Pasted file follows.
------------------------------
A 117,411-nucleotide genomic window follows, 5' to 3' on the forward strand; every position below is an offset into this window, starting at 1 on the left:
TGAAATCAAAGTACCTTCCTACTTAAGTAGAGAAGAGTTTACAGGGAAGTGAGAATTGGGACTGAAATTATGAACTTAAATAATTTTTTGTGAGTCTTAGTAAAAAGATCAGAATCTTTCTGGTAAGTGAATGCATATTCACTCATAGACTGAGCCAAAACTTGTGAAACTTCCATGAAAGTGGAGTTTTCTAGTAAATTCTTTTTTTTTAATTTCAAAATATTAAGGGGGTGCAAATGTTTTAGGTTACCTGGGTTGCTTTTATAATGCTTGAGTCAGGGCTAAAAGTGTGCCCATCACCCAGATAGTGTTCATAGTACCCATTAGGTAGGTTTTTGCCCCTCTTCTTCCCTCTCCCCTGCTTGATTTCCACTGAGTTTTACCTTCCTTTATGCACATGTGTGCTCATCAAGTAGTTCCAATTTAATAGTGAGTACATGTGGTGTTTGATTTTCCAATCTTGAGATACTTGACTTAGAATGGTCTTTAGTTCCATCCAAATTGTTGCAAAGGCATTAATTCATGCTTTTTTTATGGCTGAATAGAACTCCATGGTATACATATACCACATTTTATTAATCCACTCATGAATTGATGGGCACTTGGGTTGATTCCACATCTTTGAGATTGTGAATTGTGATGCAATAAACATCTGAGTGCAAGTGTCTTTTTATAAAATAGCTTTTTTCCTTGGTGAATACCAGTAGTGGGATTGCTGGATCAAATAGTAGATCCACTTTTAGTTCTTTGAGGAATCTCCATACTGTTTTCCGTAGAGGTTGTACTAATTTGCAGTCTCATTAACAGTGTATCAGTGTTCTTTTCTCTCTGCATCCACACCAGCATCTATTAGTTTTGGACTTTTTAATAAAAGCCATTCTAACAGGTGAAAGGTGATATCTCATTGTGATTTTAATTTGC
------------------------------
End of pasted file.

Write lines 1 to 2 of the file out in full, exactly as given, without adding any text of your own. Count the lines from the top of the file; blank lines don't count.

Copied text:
A 117,411-nucleotide genomic window follows, 5' to 3' on the forward strand; every position below is an offset into this window, starting at 1 on the left:
TGAAATCAAAGTACCTTCCTACTTAAGTAGAGAAGAGTTTACAGGGAAGTGAGAATTGGGACTGAAATTATGAACTTAAATAATTTTTTGTGAGTCTTAGTAAAAAGATCAGAATCTTTCTGGTAAGTGAATGCATATTCACTCATAGACTGAGCCAAAACTTGTGAAACTTCCATGAAAGTGGAGTTTTCTAGTAAATTCTTTTTTTTTAATTTCAAAATATTAAGGGGGTGCAAATGTTTTAGGTTACCTGGGTTGCTTTTATAATGCTTGAGTCAGGGCTAAAAGTGTGCCCATCACCCAGATAGTGTTCATAGTACCCATTAGGTAGGTTTTTGCCCCTCTTCTTCCCTCTCCCCTGCTTGATTTCCACTGAGTTTTACCTTCCTTTATGCACATGTGTGCTCATCAAGTAGTTCCAATTTAATAGTGAGTACATGTGGTGTTTGATTTTCCAATCTTGAGATACTTGACTTAGAATGGTCTTTAGTTCCATCCAAATTGTTGCAAAGGCATTAATTCATGCTTTTTTTATGGCTGAATAGAACTCCATGGTATACATATACCACATTTTATTAATCCACTCATGAATTGATGGGCACTTGGGTTGATTCCACATCTTTGAGATTGTGAATTGTGATGCAATAAACATCTGAGTGCAAGTGTCTTTTTATAAAATAGCTTTTTTCCTTGGTGAATACCAGTAGTGGGATTGCTGGATCAAATAGTAGATCCACTTTTAGTTCTTTGAGGAATCTCCATACTGTTTTCCGTAGAGGTTGTACTAATTTGCAGTCTCATTAACAGTGTATCAGTGTTCTTTTCTCTCTGCATCCACACCAGCATCTATTAGTTTTGGACTTTTTAATAAAAGCCATTCTAACAGGTGAAAGGTGATATCTCATTGTGATTTTAATTTGC